No doubt as you have, by now, figured out, we physicists we here at dogsounds Towers pride ourselves on our crusade to bring little snippets of THE SCIENCE! and the knowledge of our universe to our readers in a way that is straightforward, plain-speaking and easy to understand.
We endeavor to cherrypick the best examples of current thinking and put them into your immense and powerful BRAIN to enhance your world view. To bring to you enlightenment without the hassle of going to a university and being all socially inadequate around girls and that.
Okay, well, let’s be honest, we don’t do that much, But when we see an article or a news story about THE SCIENCE! that is the equivalent of waking up and finding dinosaurs in your car, then we have to pass it along as best we can.
But, I am afraid, dear, sweet gentle readers, for the first time we have totally failed. We have today found an article of THE SCIENCE! that is so staggeringly obtuse, we have not been able to break it down. More after the jump.
We came across an article at New Scientist that, frankly, even though we have read it several times, does not go in. It does just not go in. We have tried with and without glasses, with lab coats, and we even ran it through the Google translation thingy to see if it would tranlsate it into English or something. But we were bested. The article is made up of lots of little paragraphs that, in of themselves, make sense. But considered as a whole, it makes our BRAINS shut down in a flop-sweat.
Anyhoo. As far as we can tell, the article relates to a current idea that, based on evidence gathered from the GEO600 experiment in Hanover – a observational project designed to detect and analyse gravitational waves – our world may be nothing more than a holographic projection. Or possibly we are real, and the universe is a 2 dimensional projection. Or something. On the details, we are fuzzy, very fuzzy. But it is weird-ass SCIENCE! thinking, so we are intrigued.
It seems to also include black holes, storage of information about the black hole and its 3 dimensions in the 2 dimensions of the event horizon (that’s the hologram part) and possibly dinosaurs with lasers.*
As an example of how fucking mind-futzing the article is, even the teaser paragraphs – the bits in the middle in a massive font that are designed to attract your attention with a simple, subject-revealing tease and HUGE quotation marks – make your brain fart. For example:
“Incredibly, the experiment was picking up unexpected noise – as if quantum convulsions were causing an extra sideways jitter”
Buh? WHAT DOES THAT EVEN MEAN IN ENGLISH? Are we talking timey-wimey spacey-wacey here?
So, anyway, as we have no hope of offering any kind of useful brief summary of the article in any meaningful way, here is a totally random excerpt:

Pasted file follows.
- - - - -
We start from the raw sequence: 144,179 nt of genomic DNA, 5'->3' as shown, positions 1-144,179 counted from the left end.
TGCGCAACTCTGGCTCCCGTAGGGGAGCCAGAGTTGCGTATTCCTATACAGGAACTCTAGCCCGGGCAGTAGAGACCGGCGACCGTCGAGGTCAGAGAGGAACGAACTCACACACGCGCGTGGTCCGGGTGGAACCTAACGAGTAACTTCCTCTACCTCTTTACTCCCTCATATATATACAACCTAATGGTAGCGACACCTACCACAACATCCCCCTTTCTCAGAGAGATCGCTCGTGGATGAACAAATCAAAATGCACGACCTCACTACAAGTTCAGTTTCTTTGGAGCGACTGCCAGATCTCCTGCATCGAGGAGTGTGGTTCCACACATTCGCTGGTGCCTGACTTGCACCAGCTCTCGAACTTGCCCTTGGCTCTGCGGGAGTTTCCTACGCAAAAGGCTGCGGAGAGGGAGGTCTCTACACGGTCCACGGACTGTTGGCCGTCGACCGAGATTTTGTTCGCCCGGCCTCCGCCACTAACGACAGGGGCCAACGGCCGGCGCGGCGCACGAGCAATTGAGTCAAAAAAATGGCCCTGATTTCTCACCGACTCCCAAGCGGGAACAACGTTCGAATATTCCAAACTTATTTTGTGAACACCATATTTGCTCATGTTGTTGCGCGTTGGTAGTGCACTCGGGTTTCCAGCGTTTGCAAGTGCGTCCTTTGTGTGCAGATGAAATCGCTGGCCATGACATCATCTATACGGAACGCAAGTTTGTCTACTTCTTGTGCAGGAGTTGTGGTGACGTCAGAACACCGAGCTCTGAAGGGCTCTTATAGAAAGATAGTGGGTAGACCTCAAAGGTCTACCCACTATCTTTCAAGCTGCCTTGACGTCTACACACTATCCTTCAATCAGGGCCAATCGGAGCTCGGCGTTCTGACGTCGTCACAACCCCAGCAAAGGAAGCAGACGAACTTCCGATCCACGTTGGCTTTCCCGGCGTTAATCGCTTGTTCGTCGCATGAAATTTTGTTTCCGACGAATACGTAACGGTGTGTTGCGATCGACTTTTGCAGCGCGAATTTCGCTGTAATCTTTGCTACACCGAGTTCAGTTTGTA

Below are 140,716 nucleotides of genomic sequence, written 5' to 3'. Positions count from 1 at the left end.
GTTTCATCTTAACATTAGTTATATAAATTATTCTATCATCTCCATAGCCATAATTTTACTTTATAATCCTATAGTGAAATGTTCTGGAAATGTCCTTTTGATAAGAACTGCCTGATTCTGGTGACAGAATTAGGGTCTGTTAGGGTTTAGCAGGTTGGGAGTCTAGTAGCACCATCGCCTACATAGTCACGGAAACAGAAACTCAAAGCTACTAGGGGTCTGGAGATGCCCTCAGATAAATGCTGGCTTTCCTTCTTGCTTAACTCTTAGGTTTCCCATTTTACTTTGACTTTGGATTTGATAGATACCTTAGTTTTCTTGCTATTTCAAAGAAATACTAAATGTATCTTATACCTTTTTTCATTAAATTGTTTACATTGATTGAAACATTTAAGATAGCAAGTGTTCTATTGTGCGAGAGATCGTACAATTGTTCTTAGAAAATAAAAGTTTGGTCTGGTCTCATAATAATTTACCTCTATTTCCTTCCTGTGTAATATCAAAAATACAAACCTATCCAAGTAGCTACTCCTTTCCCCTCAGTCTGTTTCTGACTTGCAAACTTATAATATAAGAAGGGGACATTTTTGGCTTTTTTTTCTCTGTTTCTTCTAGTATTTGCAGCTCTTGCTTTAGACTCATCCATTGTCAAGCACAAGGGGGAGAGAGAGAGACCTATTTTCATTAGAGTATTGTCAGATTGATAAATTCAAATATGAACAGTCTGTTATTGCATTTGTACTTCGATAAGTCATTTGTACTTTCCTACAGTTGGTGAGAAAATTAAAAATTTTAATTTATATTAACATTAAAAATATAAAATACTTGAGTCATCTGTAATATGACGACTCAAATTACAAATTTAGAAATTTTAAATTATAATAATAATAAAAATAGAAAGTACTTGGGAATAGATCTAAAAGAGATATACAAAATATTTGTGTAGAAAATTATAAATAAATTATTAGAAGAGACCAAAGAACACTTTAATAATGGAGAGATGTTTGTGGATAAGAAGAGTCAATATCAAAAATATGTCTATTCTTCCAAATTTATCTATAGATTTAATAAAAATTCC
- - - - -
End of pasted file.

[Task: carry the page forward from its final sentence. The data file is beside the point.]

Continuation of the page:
For many months, the GEO600 team-members had been scratching their heads over inexplicable noise that is plaguing their giant detector. Then, out of the blue, a researcher approached them with an explanation. In fact, he had even predicted the noise before he knew they were detecting it. According to Craig Hogan, a physicist at the Fermilab particle physics lab in Batavia, Illinois, GEO600 has stumbled upon the fundamental limit of space-time – the point where space-time stops behaving like the smooth continuum Einstein described and instead dissolves into “grains”, just as a newspaper photograph dissolves into dots as you zoom in. “It looks like GEO600 is being buffeted by the microscopic quantum convulsions of space-time,” says Hogan.
If this doesn’t blow your socks off, then Hogan, who has just been appointed director of Fermilab’s Center for Particle Astrophysics, has an even bigger shock in store: “If the GEO600 result is what I suspect it is, then we are all living in a giant cosmic hologram.”
[dogsounds comment: that has to be one of the most awesome and random quotes ever uttered by a scientist: “If the GEO600 result is what I suspect it is, then we are all living in a giant cosmic hologram.” This scientist would give Slartibartfast a run for his money at a party.]
The idea that we live in a hologram probably sounds absurd, but it is a natural extension of our best understanding of black holes, and something with a pretty firm theoretical footing. It has also been surprisingly helpful for physicists wrestling with theories of how the universe works at its most fundamental level.
The holograms you find on credit cards and banknotes are etched on two-dimensional plastic films. When light bounces off them, it recreates the appearance of a 3D image. In the 1990s physicists Leonard Susskind and Nobel prizewinner Gerard ‘t Hooft suggested that the same principle might apply to the universe as a whole. Our everyday experience might itself be a holographic projection of physical processes that take place on a distant, 2D surface.
The “holographic principle” challenges our sensibilities. It seems hard to believe that you woke up, brushed your teeth and are reading this article because of something happening on the boundary of the universe. No one knows what it would mean for us if we really do live in a hologram, yet theorists have good reasons to believe that many aspects of the holographic principle are true.
Go read the full article at New Scientist here. If anyone can break this down for us, comment below. We’ll take all the help we can get.
And if you like the image above, it’s from wearscience.com who sell all sorts of awesome SCIENCE! themed apparel.
*Actually, the whole “dinosaurs with lasers” part may have just been us projecting to find something familiar and comforting to latch on to. Which we totally didn’t.